CoQ10 is used by cells to produce energy needed for cell growth and maintenance. It is also used by the body as an antioxidant, which is a substance that protects cells from chemicals called free radicals. (Free radicals are highly reactive chemicals that can damage important parts of cells, including deoxyribonucleic acid--DNA.)

CoQ10 is naturally present in small amounts in a wide variety of foods, but is particularly high in organ meats such as heart, liver and kidney, as well as beef, soy oil, sardines, mackerel and peanuts. Studies have shown our dietary intake of CoQ10 is very small--in the milligram range.

CoQ10 is generally manufactured (or as we in the chemical business say, synthesized) in one of two ways--by chemical synthesis or fermentation. In chemical synthesis, Solanesol, extracted from plant material, is converted to a nine-isoprenoid compound and then reacted with hydroquinone to produce CoQ10. In fermentation, microorganisms are stimulated to produce repeated mutations, thereby enhancing their capacity to synthesize CoQ10. This fermentation process can consist of yeast or bacteria.

As to your question, a sample of CoQ10 could indeed contain other CoQs. These other molecules could form during synthesis and escape removal during the post synthesis clean-up process. Your manufacturer's blanket denial of this possibility is incorrect.

Q. My supplier said he tested his raw material for heavy metals using the technique ICP-OES and none were detected. My lab used ICP-MS, and it found small amounts. Which technique is more accurate?

A. ICP-MS, and here's why. Both methods have the same front end, ICP. This stands for Inductively Coupled Plasma. The heart of an ICP-MS is its plasma. Plasma is defined as a gas consisting of ions, electrons, and neutral particles. In an ICP the plasma is over 10,000 degrees Fahrenheit (that's about the temperature of the surface of the sun). At this temperature virtually all molecules in a sample are broken up into their component atoms.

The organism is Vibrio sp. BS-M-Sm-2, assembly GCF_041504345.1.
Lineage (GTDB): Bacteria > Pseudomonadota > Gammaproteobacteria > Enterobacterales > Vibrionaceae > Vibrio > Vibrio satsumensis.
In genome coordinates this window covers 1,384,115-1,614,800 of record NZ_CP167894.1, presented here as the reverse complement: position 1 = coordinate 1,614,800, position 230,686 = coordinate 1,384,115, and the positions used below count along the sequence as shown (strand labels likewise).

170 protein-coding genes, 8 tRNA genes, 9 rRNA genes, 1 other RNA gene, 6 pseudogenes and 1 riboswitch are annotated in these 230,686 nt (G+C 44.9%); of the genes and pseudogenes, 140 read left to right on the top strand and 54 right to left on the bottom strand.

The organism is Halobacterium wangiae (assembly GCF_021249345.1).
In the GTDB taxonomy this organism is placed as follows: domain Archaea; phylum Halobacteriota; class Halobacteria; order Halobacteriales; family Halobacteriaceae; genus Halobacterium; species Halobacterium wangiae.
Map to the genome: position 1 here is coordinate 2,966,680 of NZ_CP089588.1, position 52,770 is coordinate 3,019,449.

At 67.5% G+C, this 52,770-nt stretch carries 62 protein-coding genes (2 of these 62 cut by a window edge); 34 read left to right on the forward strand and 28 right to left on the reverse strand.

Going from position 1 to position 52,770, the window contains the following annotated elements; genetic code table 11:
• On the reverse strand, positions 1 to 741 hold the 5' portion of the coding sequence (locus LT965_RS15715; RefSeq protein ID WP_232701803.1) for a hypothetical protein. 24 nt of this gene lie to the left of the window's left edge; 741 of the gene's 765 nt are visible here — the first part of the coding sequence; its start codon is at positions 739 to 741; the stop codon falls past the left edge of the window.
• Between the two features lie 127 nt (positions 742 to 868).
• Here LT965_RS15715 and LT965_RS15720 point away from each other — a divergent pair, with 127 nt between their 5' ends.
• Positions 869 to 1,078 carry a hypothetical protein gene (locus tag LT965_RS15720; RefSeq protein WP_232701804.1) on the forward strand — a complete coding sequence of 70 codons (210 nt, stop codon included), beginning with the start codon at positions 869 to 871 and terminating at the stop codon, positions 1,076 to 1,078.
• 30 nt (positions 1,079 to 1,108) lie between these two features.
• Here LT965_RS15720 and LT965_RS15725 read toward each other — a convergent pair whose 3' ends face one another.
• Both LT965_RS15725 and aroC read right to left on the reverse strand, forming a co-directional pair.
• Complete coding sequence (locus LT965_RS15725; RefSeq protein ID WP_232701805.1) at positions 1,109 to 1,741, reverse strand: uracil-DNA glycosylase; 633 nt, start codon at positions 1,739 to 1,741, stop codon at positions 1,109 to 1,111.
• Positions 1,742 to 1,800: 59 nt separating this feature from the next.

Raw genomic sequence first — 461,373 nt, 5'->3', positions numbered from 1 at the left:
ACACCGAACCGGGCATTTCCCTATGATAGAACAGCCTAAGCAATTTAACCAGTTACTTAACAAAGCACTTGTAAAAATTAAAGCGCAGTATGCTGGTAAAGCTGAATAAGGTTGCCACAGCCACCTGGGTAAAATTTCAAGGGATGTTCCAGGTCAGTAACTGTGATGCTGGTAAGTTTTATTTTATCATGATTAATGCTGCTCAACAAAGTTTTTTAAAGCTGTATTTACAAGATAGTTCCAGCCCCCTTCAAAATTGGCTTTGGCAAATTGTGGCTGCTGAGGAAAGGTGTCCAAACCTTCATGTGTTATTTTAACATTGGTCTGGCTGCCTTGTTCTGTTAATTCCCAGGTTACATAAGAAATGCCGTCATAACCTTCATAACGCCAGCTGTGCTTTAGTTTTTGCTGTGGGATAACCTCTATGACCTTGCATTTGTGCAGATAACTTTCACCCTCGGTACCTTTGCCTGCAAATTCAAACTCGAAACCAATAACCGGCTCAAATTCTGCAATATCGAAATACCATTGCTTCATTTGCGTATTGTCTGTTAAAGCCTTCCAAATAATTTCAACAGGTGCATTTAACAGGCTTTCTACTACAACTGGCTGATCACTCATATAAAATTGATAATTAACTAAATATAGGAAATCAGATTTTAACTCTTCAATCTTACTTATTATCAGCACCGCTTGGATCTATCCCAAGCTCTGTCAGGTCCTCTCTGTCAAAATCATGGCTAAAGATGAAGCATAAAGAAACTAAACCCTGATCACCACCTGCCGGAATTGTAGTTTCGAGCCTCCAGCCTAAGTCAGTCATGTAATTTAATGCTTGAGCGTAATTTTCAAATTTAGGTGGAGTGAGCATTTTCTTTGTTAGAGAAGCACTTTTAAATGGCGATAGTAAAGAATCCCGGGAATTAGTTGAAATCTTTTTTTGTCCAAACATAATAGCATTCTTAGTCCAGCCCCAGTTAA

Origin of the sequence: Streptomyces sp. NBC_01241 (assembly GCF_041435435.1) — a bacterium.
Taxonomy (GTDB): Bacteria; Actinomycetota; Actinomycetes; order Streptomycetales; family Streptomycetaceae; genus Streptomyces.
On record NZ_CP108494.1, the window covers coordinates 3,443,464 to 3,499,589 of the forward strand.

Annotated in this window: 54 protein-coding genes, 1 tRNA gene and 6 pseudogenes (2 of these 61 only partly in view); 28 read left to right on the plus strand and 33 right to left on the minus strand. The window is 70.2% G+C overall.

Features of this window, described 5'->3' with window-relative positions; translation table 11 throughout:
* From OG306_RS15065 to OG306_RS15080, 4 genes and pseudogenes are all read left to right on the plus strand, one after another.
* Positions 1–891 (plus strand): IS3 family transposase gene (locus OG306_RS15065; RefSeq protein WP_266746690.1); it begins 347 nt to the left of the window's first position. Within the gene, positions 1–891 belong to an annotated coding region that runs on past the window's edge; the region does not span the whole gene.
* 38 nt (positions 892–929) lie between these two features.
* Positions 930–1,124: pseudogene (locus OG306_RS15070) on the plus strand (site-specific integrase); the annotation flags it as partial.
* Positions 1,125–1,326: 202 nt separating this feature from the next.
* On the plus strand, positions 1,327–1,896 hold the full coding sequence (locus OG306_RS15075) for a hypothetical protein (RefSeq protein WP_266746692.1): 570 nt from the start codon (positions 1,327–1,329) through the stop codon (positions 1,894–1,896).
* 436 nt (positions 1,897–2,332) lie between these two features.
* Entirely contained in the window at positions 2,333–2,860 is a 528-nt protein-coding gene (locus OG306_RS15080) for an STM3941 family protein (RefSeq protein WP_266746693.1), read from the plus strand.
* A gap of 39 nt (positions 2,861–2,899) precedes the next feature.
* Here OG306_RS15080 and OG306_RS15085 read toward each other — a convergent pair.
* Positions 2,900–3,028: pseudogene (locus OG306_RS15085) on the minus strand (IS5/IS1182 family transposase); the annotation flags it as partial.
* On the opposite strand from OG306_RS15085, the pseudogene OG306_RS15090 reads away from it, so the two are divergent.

Next, the component atoms must be analyzed, and here is where the two techniques diverge. When a sample is introduced into the plasma, nearly all of the elements in the sample become highly excited by the energy from the plasma and begin emitting light. ICP-OES uses this phenomenon for the analysis. Each element emits light with a wavelength (spectrum) specific to that element. It is therefore possible to analyze and identify the elements in the test sample by separating the emitted light into its spectral components using a high-performance spectrometer. Logically, OES stands for optical emission spectrometry.

On the other hand, the typical ICP-MS configuration uses a quadrupole mass spectrometer for the analysis. A mass spectrometer acts as a mass filter that separates ions according to their mass/charge ratio. These ions are then detected, multiplied and counted using fast digital electronics. MS stands for mass spectrometry.

Both techniques are sophisticated and accurate. The big difference lies in the limit of detection (lod). The limit of detection is derived from the smallest amount that can be detected with reasonable certainty for a given analytical procedure. Here ICP-MS wins hands down. The sensitivity of ICP-MS is generally 100 times, and can be 1000 times that of ICP-OES. ICP-MS is the newer technology, and the instrumentation is significantly more expensive, so there are less of them out there. Nevertheless, ICP-MS is truly state-of-the-art for elemental analysis.

Robert S. Green is the president of Integrated Biomolecule Corporation/IBC Labs, a biotechnology company that conducts nutritional supplement ingredient and finished product testing and provides research, development, production and technical marketing services. He can be reached at 520-219-2900; Fax: 520-219-6090; E-mail:; Website:
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Title Annotation:Quality Focus
Author:Green, Robert
Publication:Nutraceuticals World
Geographic Code:1USA
Date:Sep 1, 2004